Land acknowledged that the hospitality and retail sectors have taken the biggest hits but believes every industry will have to develop its own protocols that work for that industry. A willingness to adapt is key to survival. He noted that some of the changes that have already and will continue to occur, like teleworking, can be unsettling since the picture this creates, with parking lots 20% full, is not what we are used to. But, Land reiterated, it’s all about learning to live with change.
Health and Other Service Needs
What our local social service experts and representatives in the focus groups spoke about with one voice is the coming wave of need that will hit local service providers as individuals and families begin to feel the full effect of the end of the moratorium on foreclosures, repayment of utilities, rent forgiveness, and their need for health and behavioral health services.
They also spoke to an issue that the U.S. Chamber of Commerce has identified as a critical need to ensure the economic health of a community. Even in times not affected by a global pandemic, across the board access to quality childcare is essential.
All agreed that the brunt of the wave of need for resources will hit local communities hardest, with local providers and local governments expected to manage the outsized request for services. In many states, Missouri included, state legislators and governors have acknowledged the fiscal impact of the pandemic in part by cutting budgets in two areas—higher education and social services. Thus, while the need will have grown exponentially, the resources will have been cut.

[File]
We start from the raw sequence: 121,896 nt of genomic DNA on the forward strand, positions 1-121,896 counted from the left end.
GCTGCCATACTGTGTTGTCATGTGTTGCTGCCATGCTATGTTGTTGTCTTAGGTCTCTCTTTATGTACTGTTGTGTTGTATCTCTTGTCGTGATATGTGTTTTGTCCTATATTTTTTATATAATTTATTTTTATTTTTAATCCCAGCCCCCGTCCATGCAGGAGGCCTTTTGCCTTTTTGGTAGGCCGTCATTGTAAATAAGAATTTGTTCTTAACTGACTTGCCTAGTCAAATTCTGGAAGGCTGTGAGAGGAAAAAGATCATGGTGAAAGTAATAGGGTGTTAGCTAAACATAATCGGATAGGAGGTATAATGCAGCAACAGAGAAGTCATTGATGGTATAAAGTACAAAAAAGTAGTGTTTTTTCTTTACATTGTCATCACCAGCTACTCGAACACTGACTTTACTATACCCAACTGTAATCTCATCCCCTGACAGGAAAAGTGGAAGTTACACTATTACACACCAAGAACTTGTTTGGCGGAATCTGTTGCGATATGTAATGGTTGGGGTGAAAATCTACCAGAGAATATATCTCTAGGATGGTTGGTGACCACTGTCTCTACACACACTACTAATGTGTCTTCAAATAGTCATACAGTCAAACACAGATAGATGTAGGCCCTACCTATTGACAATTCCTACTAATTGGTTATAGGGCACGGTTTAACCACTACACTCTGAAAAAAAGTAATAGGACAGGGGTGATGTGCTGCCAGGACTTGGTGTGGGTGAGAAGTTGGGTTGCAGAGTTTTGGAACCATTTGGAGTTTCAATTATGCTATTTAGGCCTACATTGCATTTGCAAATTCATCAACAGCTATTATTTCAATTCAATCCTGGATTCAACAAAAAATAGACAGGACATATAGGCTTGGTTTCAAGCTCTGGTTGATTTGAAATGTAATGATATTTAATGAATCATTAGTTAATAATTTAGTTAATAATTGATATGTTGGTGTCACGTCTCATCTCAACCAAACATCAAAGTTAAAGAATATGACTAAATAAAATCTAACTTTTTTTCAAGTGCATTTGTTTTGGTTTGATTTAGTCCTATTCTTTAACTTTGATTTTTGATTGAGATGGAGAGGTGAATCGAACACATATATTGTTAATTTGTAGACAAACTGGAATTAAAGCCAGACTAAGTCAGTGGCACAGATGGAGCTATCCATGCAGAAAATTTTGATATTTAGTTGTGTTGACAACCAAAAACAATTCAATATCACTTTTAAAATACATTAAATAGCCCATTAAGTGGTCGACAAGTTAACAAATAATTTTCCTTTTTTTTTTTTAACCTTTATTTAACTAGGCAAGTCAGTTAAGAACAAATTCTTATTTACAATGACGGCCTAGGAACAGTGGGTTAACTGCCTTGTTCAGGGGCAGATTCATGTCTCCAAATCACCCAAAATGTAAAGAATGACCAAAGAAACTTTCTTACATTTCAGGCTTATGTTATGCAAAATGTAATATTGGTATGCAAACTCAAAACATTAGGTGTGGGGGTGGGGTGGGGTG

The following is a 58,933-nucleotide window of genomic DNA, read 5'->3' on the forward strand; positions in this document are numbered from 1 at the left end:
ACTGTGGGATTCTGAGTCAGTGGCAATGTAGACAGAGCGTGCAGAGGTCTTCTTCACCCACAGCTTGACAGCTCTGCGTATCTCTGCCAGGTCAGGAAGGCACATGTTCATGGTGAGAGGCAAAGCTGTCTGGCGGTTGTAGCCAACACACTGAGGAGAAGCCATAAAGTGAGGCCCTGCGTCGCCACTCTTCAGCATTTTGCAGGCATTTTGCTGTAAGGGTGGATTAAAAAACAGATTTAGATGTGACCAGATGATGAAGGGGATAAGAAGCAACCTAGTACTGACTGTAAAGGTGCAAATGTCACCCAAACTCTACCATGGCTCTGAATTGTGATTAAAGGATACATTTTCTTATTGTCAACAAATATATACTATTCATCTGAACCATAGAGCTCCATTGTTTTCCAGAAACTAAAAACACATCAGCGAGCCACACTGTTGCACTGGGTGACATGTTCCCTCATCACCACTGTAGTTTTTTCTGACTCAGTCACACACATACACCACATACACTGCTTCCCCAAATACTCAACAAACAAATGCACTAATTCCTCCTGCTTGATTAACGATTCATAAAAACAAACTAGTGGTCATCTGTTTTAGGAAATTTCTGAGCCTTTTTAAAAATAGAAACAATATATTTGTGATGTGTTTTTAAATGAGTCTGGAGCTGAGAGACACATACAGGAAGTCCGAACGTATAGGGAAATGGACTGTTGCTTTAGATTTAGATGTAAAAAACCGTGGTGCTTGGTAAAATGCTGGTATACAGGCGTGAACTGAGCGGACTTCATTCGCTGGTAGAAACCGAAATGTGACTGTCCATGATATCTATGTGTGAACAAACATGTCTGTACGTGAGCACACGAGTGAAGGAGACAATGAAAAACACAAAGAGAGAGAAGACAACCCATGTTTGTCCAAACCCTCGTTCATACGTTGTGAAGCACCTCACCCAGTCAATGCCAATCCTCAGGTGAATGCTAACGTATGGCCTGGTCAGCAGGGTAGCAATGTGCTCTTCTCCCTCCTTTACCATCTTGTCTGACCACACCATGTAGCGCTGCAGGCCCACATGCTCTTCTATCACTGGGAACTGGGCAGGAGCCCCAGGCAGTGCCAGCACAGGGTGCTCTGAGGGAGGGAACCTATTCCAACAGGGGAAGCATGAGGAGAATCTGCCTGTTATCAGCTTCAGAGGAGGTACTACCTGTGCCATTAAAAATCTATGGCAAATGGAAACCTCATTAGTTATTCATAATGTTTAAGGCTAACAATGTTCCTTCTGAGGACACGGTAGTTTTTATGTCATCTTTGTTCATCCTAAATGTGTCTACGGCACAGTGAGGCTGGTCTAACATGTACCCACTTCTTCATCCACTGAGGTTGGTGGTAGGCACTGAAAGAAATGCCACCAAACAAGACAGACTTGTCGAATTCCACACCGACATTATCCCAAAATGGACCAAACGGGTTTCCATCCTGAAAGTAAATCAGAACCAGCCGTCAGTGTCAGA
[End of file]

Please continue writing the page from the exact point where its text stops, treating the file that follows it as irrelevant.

How Can NACo Help?
At the end of the national focus group meeting, we participants were asked how NACo and the Gates Foundation could help us navigate the economic impacts of COVID-19 on our communities. We reiterated our request that Broadband access be front and center for the federal government, with transparency and accountability in the implementation of any plan being of primary importance. We noted that rural electric cooperatives had done similar work in the early 20th century and thus, the model for success exists.
We asked for technical support from NACo and the Gates Foundation and for peer support from jurisdictions across the country, to learn from our colleagues who have already experienced some success in finding a path forward. And, we asked that our voices be heard––because we are the boots on the ground. We live in our communities, we are the ones who know our communities best, and we are the ones most dedicated to ensuring that the needs of our local communities are met. I’m confident that NACo is a hugely valuable partner in that process.